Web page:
What has been needed and heretofore unavailable is a guide wire which is safe and compatible for use in conjunction with MRI. The present invention satisfies these and other needs.
The present invention is directed to an intracorporeal device such as a guide wire which is safe, compatible and readily visible with MRI. An intracorporeal device embodying features of the invention preferably has an elongated member with an electrically non-conductive proximal section, an essentially non-magnetic distal core section, and a metallic coil disposed about and secured to the distal core section with a small magnetic susceptibility to act as an MRI visible marker. That is, the coil or a marker thereon has a magnetic susceptibility that facilitates the observation thereof within the patient under MRI.
The distal end of the proximal non-conductive core section and the proximal end of the non-magnetic but conductive distal core section can be secured together by any non-conductive means including polymeric or metallic sleeves so long as the joint between these members results in a torque transmitting relationship therebetween.
The selection of materials for component parts of the intracorporeal device, such as a guide wire, including the proximal section, the distal section and the MRI visible member secured to the distal section are based upon the mechanical and physical properties needed for the intended use. The materials from which the MRI compatible device is made need to overcome three basic factors: magnetic attraction of magnetic members, RF heating effects of conductive members, and visualization under MRI.
Forming the proximal section from non-conductive, non-metallic material and the distal section and MRI visible member from non-magnetic materials resolves the magnetic attraction of these members during MRI. The non-conductive, non-metallic nature of the proximal core section and the length of the distal core section alone or in conjunction with the MRI visible member resolve the RF heating of these members. Controlling the level of magnetic susceptibility of the material from which the MRI visible member is formed resolves the visualization issue.
Suitable materials for the non-conductive proximal section of the intracorporeal device include optical fibers (single or a bundle of fibers), fiberglass, carbon fiber-epoxy composites, composites of oriented polyethylene fiber (e.g., Spectra®), composites of polyaramide fiber (e.g., Kelvar®) and composites of these materials with engineering resins such as polysulfone, polyethersulfone, polyetherimide, vinylester, cyanate ester, phenolic, polyurethane, polyimide and polyetheretherketone. The MRI visible member or marker and preferably also the distal section are formed of suitable non-magnetic materials that may be electrically conductive. Suitable materials include one or more metallic materials selected from the group consisting of platinum, nitinol, niobium, titanium, tantalum, zirconium, iridium, aluminum, silver, gold, indium, and alloys thereof.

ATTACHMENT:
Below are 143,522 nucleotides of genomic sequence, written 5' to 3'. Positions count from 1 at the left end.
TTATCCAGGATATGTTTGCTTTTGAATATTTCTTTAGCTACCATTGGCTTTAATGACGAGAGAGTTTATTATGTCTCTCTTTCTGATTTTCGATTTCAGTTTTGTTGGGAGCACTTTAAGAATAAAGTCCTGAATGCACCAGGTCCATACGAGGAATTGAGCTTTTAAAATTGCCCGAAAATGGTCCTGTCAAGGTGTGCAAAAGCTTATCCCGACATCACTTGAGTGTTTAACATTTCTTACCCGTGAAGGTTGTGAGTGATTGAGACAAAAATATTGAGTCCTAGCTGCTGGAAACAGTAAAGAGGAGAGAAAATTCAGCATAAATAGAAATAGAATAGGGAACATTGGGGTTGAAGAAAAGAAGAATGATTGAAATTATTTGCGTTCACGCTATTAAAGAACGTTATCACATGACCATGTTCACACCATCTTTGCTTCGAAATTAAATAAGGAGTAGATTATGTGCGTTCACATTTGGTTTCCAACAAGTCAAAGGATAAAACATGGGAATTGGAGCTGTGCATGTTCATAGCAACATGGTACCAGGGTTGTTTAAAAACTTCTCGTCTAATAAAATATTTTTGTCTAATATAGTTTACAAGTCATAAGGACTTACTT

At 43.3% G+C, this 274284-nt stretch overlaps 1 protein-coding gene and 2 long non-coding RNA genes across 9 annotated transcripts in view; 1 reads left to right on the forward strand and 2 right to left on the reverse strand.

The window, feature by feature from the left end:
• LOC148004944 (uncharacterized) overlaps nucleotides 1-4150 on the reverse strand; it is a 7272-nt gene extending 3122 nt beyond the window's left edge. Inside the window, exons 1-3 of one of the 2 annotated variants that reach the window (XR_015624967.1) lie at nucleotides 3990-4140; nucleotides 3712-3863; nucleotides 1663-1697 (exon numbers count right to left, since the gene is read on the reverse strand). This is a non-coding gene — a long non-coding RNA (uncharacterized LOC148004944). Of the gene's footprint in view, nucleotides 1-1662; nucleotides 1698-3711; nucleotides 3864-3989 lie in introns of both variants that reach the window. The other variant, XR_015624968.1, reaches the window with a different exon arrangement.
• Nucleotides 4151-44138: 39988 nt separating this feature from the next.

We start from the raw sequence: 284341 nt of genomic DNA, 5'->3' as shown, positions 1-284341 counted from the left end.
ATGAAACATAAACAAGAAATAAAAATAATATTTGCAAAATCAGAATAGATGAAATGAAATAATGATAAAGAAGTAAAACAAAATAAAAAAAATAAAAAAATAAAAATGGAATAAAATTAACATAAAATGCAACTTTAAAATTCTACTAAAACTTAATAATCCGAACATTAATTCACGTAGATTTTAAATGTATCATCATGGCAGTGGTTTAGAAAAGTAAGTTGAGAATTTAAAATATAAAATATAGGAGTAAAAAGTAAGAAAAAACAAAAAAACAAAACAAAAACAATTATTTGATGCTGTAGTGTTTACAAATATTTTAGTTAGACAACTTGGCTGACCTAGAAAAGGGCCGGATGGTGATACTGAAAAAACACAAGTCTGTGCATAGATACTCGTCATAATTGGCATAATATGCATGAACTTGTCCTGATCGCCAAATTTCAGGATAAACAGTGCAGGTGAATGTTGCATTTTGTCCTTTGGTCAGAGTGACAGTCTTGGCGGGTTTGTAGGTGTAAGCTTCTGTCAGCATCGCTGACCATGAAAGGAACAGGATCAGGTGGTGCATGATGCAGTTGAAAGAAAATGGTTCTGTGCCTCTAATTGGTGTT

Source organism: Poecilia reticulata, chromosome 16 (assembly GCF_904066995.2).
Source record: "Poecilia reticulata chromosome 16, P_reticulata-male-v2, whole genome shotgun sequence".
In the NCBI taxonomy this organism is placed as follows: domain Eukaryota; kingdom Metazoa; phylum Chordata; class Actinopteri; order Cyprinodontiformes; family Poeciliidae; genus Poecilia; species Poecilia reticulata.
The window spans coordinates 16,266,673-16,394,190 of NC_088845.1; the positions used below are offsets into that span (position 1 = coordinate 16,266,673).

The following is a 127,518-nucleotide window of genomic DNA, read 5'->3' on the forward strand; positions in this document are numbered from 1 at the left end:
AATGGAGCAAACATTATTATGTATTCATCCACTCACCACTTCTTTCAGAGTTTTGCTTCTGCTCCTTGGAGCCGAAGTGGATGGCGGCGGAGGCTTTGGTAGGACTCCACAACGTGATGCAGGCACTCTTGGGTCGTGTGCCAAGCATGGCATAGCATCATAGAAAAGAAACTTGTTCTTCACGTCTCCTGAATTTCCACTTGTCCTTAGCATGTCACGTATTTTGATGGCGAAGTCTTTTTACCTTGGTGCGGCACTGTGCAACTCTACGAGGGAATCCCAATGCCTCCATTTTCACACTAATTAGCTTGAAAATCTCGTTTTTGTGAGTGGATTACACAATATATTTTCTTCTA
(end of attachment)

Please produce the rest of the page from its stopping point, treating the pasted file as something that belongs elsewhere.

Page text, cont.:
The distal core section and the tip coil are formed of suitable non-magnetic conductive materials having the correct amount of magnetic susceptibility artifact for accurate imaging. The volumetric magnetic susceptibility suitable for visualization under MRI for these structures is less than or equal to about 280×10−6 (SI), and preferably less than about 245×10−6 (SI).
The intracorporeal devices embodying features of the present invention are in part readily visible under MRI and they have desirable characteristics for performing intracorporeal procedures. These and other advantages of the invention will become more apparent from the following detailed description thereof when taken in conjunction with the following exemplary drawings.
FIG. 1 is a side elevational view, partially in section, of a guide wire that embodies features of the present invention.
FIG. 2 is an enlarged, side elevational view, partially in section, of the junction between the proximal and distal core sections of the guide wire shown in FIG. 1 taken within line 2—2.
FIG. 3 is a cross-sectional view of the guide wire shown in FIG. 1 taken along the line 3—3.
FIG. 4 is a cross-sectional view of the guide wire shown in FIG. 1 taken along line 4—4.
FIG. 5 is a cross-sectional view of the guide wire connection shown in FIG. 2 taken along the line 5—5.
FIG. 6 is a cross-sectional view of the guide wire shown in FIG. 1 taken along line 6—6.
FIG. 7 is a side elevational view, partially in section, of an alternative distal core section having non-conductive junctions between conductive core segments.